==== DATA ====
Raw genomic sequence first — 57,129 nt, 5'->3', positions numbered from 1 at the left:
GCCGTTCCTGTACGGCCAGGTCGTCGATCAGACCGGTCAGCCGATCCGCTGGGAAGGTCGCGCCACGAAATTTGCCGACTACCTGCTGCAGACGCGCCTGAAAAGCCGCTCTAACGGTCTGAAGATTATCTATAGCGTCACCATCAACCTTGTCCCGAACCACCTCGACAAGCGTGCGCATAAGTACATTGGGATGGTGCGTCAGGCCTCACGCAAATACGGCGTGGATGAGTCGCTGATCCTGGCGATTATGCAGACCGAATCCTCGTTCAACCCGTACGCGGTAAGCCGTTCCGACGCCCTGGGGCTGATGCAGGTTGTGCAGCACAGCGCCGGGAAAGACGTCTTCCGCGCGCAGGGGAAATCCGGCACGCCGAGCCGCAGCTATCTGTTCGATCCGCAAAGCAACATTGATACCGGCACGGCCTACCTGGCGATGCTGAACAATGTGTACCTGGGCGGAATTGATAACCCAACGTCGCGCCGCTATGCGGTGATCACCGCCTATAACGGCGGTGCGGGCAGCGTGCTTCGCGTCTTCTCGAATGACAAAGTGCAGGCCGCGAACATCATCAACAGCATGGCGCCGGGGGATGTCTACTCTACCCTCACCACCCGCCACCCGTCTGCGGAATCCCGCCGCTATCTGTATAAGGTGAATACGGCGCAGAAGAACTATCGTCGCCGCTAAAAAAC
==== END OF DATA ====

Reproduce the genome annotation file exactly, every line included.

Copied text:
Raw genomic sequence first — 57,129 nt, 5'->3', positions numbered from 1 at the left:
GCCGTTCCTGTACGGCCAGGTCGTCGATCAGACCGGTCAGCCGATCCGCTGGGAAGGTCGCGCCACGAAATTTGCCGACTACCTGCTGCAGACGCGCCTGAAAAGCCGCTCTAACGGTCTGAAGATTATCTATAGCGTCACCATCAACCTTGTCCCGAACCACCTCGACAAGCGTGCGCATAAGTACATTGGGATGGTGCGTCAGGCCTCACGCAAATACGGCGTGGATGAGTCGCTGATCCTGGCGATTATGCAGACCGAATCCTCGTTCAACCCGTACGCGGTAAGCCGTTCCGACGCCCTGGGGCTGATGCAGGTTGTGCAGCACAGCGCCGGGAAAGACGTCTTCCGCGCGCAGGGGAAATCCGGCACGCCGAGCCGCAGCTATCTGTTCGATCCGCAAAGCAACATTGATACCGGCACGGCCTACCTGGCGATGCTGAACAATGTGTACCTGGGCGGAATTGATAACCCAACGTCGCGCCGCTATGCGGTGATCACCGCCTATAACGGCGGTGCGGGCAGCGTGCTTCGCGTCTTCTCGAATGACAAAGTGCAGGCCGCGAACATCATCAACAGCATGGCGCCGGGGGATGTCTACTCTACCCTCACCACCCGCCACCCGTCTGCGGAATCCCGCCGCTATCTGTATAAGGTGAATACGGCGCAGAAGAACTATCGTCGCCGCTAAAAAAC